Despite Bill’s in-depth knowledge of Wood-Tikchik State Park, there are still many locations left to be explored. On one of our days off, we decided to check a destination off of our to-do list–the hike up to Silverhorn. We motored up Lake Beverly and pulled the boat on shore at the inlet of Silverhorn Bay. When the sun shines on the granite face of the mountain peaks upstream, they shimmer like sterling silver, hence the name Silverhorn. This day was gray, but we held out hope for a few rays of sunshine later on. The shoreline is tangled with alders and willows, so we hiked upstream in our chest waders until we reached the treeline. The unnamed stream felt 10 degrees colder than the Agulukpak River and was crystal clear. It was an almost peaceful hike upstream; however, we felt the need to ring the cowbell frequently to warn the bears of our approach. Who knows if that works, but it made us feel better. Above the treeline, the dynamics of the stream changed from pools and riffles to a channeled rocky, rapid current. We hiked up to the waterfall cascading directly from the snowpack hanging from the towering peaks and were rewarded with sunshine and views of the glistening granite. Silverhorn lived up to its name!

There are many more destinations in the park we wish to see, and many more rainbow trout and Arctic grayling to catch. We are looking forward to our next trip to this special place, hopefully this summer, to explore, fish, and watch the evening Battle of the Agulukpak.

Author, Patti Berkahn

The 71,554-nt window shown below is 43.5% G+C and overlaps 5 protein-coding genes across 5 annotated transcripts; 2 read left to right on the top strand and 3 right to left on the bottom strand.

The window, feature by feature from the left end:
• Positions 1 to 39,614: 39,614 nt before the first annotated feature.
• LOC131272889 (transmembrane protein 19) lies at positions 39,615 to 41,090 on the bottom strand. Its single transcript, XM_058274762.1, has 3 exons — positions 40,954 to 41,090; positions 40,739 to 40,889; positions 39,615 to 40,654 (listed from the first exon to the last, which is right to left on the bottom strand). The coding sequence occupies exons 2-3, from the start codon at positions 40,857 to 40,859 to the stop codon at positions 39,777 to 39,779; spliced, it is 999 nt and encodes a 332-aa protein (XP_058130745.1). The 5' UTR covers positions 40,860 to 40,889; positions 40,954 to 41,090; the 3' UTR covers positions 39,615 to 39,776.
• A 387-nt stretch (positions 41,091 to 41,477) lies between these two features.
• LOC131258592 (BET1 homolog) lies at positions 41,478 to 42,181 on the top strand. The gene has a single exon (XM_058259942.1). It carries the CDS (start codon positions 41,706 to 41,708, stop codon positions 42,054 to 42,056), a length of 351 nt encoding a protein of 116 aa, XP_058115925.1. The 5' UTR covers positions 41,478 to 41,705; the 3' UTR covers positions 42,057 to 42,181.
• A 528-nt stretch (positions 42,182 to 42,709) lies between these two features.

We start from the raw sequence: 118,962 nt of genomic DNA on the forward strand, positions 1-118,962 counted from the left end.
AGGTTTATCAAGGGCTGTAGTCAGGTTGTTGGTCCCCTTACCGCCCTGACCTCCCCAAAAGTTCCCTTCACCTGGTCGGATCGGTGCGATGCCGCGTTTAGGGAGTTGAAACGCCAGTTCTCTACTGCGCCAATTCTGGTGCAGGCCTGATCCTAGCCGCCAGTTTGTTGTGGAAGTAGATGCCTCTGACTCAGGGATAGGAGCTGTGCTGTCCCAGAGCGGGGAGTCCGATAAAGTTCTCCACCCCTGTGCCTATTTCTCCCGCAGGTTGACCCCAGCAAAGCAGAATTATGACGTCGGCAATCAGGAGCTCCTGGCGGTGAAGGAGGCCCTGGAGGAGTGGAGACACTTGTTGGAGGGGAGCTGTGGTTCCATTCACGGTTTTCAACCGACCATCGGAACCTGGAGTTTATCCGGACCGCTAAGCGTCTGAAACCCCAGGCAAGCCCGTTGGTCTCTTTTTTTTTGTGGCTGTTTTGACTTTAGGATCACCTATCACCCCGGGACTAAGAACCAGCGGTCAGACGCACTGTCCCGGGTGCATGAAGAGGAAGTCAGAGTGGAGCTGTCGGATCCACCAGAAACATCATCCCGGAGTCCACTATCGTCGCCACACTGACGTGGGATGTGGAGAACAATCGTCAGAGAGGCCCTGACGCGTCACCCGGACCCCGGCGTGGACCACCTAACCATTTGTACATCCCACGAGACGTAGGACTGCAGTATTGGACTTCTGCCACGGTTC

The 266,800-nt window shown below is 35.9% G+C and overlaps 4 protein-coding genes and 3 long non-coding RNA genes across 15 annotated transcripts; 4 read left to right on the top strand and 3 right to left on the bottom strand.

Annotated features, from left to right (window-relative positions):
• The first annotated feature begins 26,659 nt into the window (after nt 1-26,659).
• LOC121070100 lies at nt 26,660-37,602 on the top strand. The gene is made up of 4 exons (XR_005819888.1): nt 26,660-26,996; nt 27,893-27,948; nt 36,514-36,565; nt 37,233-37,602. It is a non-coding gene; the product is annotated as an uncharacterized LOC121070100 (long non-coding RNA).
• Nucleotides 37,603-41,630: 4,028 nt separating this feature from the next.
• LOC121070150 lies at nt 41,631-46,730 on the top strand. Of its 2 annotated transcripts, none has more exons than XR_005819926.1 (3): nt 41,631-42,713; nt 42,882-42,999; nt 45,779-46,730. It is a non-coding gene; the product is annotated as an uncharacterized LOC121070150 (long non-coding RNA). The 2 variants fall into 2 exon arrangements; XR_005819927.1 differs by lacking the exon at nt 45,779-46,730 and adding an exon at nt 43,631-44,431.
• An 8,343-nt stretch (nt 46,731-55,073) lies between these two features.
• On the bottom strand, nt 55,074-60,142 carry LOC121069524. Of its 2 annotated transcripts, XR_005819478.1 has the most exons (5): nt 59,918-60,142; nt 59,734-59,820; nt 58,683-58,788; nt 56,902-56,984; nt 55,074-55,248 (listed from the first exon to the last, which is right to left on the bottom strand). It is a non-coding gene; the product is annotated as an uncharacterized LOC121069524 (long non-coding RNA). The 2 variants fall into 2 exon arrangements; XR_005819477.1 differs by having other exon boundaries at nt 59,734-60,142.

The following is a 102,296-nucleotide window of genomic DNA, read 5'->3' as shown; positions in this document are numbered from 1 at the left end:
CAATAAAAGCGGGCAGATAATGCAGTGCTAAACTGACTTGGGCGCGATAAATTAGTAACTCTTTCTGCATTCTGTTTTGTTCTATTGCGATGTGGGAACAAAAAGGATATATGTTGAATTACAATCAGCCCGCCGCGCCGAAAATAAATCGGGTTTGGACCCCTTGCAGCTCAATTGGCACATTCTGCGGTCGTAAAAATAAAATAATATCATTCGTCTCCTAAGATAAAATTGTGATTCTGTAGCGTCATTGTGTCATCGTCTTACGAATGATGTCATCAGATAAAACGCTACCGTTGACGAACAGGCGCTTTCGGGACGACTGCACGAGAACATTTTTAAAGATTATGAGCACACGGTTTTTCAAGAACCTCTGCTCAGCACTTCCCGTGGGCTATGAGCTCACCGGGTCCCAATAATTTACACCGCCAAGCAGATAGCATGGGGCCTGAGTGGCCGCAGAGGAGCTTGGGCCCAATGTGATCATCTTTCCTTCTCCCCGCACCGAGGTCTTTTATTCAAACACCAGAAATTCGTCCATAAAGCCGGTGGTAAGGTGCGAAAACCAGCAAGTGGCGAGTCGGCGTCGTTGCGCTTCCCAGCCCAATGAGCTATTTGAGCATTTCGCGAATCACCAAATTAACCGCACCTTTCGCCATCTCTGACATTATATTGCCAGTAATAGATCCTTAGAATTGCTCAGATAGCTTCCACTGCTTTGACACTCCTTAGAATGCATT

He hovers, he hovers, he swoops, he dives, and snatches another rainbow trout from the current. The bald eagle appears out of nowhere and pursues. The osprey climbs higher and higher above Lake Beverly. The eagle beats its massive wings, almost catches the osprey, but this time the osprey dives and evades the eagle. The eagle tires and gives up the chase while the osprey stalls in flight to get a better grip on the now lifeless trout. The osprey flies off across the lake and out of sight to feed the fledgling waiting in its nest. 


Wood-Tikchik is the largest state park in the United States, encompassing 1.6 million acres. The land was considered by the National Park Service as an addition to our national park system until the State of Alaska selected the lands. The park is located in Southwest Alaska and is accessible by float plane from Dillingham or Lake Aleknagik. It is also accessible by a road from Dillingham to the village of Aleknagik and then by watercraft from Lake Aleknagik. The name of the park is derived from the Wood River and Tikchik River watersheds and consists of several large glacial lakes in each system. The lakes flow through mountains to rolling hills of spruce, aspen, birch, and willow. This public land is a little-known gem for its stunning landscape crawling with wildlife drawn by the large runs of Pacific salmon from Bristol Bay and bountiful populations of rainbow trout, Arctic grayling, and Arctic char/Dolly Varden. Recreational opportunities abound with fly-in float trips down the Tikchik River or the Wood River lakes beginning at Lake Kulik and terminating at Lake Aleknagik.